author = "Smith, {M (Susan)} and Freeman, {M. E.} and Neill, {J. D.}",
year = "1975",
language = "English (US)",
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pages = "219--226",
journal = "Endocrinology",
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T1 - The control of progesterone secretion during the estrous cycle and early pseudopregnancy in the rat

T2 - prolactin, gonadotropin and steroid levels associated with rescue of the corpus luteum of pseudopregnancy

AU - Smith, M (Susan)

AU - Freeman, M. E.

AU - Neill, J. D.

PY - 1975

Y1 - 1975

N2 - The hormonal factors associated with converting a corpus luteum of estrous cycle into a corupus luteum of pseudopregnancy were studied by measuring luteinising hormone, follice stimulating hormone (LH, FSH) prolactin, estradiol and progesterone levels in decapitated rats during the 4 day estrous cycle and a comparable time of pseudopregnancy (lights on 0600-0800 hr). During the estrous cycle, prolactin, LH and FSH remained low and unchanging excep on the afternoon of proestrus, when typical proestrous surges were oserved. In contrast, estradiol levels began to increase on day 1, from baseline values of 7 pg/ml to approximately 15-20 pg/ml. These levels were maintained until the afternoon of day 2, when estradiol further increased to reach peak levels of 40-50 pg/ml by 0900 hr on proestrus. Estradiol then declined in relation to the increase in LH secretion and had returned to baseline by estrus. Progesterone secretion by the corpora lutea of the cycle also increased on the afternoon of day 1 and reached a maximum value of 25-30 ng/ml early on the morning of day 2. At this time, a precipitous fall in progesterone occurred, returning to baseline values of 5-10 ng/ml by 0700 on day 2, signifying the regression of the corpora lutea of the cycle. Progesterone remained low thereafter until the afternoon of proestrus when levels increased in response to the proestrous surge of LH. Following cervical stimulation at 1900 hr on proestrus, no differences were noted, with respect to the estrous cycle, in LH, FSH or estradiol secretion through the afternoon of day 2. Surprisingly, progesterone levels did not differ in the cycle and psueodopregnancy until the early morning of day 2. Instead of progesterone levels falling to baseline as they had during the cycle, the corpora lutea of pseudopregnancy were rescued, progesterone increasing dramatically to reach levels of 45-50 ng/ml by 1700 hr on that same day. The only difference in hormone secretion that was noted which could account for this marked divergence in progesterone secretion was the pattern of prolactin secretion following cervical stimulation. In contrast to the low levels seen during the estrous cycle, biphasic surges of prolactin secretion occurred each day, one being nocturnal (0100-0900 hr) and the other diurnal (1500-2100 hr). The rescue of the corpus luteum occurred in association with the nocturnal surge on day 2. These results suggest that prolactin is the major luteotropic stimulus which transforms an estrous cycle into a pseudopregnancy by prolonging progesterone secretion from the corpus luteum. Moreover, if LH is important for progesterone secretion, no changes were observed in the pattern of LH secretion which can account for the rescue of the corpus luteum.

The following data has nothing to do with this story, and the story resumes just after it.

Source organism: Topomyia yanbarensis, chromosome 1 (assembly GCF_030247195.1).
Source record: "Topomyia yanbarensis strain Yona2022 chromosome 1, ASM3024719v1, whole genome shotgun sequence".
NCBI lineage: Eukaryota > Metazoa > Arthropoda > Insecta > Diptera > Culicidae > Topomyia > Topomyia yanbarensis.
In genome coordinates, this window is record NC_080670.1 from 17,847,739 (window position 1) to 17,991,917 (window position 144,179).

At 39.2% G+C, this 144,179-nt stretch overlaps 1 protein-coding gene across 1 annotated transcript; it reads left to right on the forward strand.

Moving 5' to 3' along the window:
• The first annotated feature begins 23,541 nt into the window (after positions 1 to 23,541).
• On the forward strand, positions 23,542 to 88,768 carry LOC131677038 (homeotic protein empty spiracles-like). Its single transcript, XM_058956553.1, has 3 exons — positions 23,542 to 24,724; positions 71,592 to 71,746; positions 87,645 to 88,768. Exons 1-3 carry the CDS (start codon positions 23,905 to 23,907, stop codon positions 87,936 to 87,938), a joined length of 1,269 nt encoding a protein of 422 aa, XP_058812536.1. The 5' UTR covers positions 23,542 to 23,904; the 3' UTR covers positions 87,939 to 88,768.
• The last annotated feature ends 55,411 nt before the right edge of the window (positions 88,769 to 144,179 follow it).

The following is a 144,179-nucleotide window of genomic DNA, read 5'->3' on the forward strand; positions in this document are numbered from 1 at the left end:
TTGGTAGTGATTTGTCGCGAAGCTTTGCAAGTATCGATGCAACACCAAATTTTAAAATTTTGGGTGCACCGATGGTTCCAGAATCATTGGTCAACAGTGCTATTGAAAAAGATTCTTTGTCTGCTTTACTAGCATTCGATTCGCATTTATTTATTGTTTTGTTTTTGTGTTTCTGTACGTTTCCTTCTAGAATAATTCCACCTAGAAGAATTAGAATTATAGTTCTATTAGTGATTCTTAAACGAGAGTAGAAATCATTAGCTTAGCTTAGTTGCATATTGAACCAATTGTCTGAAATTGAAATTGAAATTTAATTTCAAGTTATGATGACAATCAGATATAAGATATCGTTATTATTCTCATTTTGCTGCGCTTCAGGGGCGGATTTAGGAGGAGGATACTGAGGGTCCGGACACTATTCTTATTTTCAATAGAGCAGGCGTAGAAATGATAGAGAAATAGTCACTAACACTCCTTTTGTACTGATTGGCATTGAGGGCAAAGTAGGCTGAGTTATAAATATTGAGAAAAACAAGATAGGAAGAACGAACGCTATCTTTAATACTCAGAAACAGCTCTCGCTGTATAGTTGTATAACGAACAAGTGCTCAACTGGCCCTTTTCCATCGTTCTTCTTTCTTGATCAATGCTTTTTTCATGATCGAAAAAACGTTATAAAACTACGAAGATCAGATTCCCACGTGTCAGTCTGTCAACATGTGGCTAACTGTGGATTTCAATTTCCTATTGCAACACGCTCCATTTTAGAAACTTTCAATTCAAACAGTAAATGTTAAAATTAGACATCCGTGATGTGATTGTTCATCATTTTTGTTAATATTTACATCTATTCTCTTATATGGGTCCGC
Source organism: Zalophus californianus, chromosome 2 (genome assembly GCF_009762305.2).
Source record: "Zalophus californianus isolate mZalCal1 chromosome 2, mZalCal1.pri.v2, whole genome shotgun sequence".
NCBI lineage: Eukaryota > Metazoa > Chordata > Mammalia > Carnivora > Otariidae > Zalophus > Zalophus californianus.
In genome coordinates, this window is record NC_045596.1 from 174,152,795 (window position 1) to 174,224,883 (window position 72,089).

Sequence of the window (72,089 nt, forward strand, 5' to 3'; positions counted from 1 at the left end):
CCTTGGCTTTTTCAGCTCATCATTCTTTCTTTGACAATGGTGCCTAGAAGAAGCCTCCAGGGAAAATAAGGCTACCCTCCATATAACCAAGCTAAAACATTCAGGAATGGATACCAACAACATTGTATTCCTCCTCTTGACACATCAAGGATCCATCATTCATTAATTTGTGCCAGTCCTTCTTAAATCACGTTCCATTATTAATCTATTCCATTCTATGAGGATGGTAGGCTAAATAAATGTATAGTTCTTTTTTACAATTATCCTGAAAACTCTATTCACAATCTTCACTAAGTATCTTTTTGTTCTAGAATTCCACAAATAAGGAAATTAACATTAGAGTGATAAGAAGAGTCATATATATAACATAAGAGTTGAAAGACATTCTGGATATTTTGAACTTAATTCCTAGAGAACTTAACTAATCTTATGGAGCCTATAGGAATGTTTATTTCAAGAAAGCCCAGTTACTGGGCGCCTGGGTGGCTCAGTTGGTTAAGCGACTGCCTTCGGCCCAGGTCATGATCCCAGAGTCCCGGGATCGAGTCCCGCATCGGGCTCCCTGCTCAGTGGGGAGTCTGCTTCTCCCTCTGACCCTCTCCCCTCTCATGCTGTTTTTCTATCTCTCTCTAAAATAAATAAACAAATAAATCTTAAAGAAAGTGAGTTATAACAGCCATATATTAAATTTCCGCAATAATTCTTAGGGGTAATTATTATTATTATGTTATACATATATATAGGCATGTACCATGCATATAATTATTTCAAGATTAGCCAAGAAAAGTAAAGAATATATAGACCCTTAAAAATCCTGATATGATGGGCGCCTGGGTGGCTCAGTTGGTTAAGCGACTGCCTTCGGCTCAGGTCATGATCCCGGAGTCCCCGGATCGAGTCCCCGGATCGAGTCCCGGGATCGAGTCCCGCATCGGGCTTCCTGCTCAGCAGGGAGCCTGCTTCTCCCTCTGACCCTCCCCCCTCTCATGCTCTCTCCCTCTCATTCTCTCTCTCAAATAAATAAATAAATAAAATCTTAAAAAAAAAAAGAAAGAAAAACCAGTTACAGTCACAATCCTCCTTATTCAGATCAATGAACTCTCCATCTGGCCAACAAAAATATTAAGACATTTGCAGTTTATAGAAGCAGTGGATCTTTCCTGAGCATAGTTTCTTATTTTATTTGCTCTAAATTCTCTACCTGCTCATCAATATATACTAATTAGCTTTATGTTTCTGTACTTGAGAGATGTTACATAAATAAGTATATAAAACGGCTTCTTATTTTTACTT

AB - The hormonal factors associated with converting a corpus luteum of estrous cycle into a corupus luteum of pseudopregnancy were studied by measuring luteinising hormone, follice stimulating hormone (LH, FSH) prolactin, estradiol and progesterone levels in decapitated rats during the 4 day estrous cycle and a comparable time of pseudopregnancy (lights on 0600-0800 hr). During the estrous cycle, prolactin, LH and FSH remained low and unchanging excep on the afternoon of proestrus, when typical proestrous surges were oserved. In contrast, estradiol levels began to increase on day 1, from baseline values of 7 pg/ml to approximately 15-20 pg/ml. These levels were maintained until the afternoon of day 2, when estradiol further increased to reach peak levels of 40-50 pg/ml by 0900 hr on proestrus. Estradiol then declined in relation to the increase in LH secretion and had returned to baseline by estrus. Progesterone secretion by the corpora lutea of the cycle also increased on the afternoon of day 1 and reached a maximum value of 25-30 ng/ml early on the morning of day 2. At this time, a precipitous fall in progesterone occurred, returning to baseline values of 5-10 ng/ml by 0700 on day 2, signifying the regression of the corpora lutea of the cycle. Progesterone remained low thereafter until the afternoon of proestrus when levels increased in response to the proestrous surge of LH. Following cervical stimulation at 1900 hr on proestrus, no differences were noted, with respect to the estrous cycle, in LH, FSH or estradiol secretion through the afternoon of day 2. Surprisingly, progesterone levels did not differ in the cycle and psueodopregnancy until the early morning of day 2. Instead of progesterone levels falling to baseline as they had during the cycle, the corpora lutea of pseudopregnancy were rescued, progesterone increasing dramatically to reach levels of 45-50 ng/ml by 1700 hr on that same day. The only difference in hormone secretion that was noted which could account for this marked divergence in progesterone secretion was the pattern of prolactin secretion following cervical stimulation. In contrast to the low levels seen during the estrous cycle, biphasic surges of prolactin secretion occurred each day, one being nocturnal (0100-0900 hr) and the other diurnal (1500-2100 hr). The rescue of the corpus luteum occurred in association with the nocturnal surge on day 2. These results suggest that prolactin is the major luteotropic stimulus which transforms an estrous cycle into a pseudopregnancy by prolonging progesterone secretion from the corpus luteum. Moreover, if LH is important for progesterone secretion, no changes were observed in the pattern of LH secretion which can account for the rescue of the corpus luteum.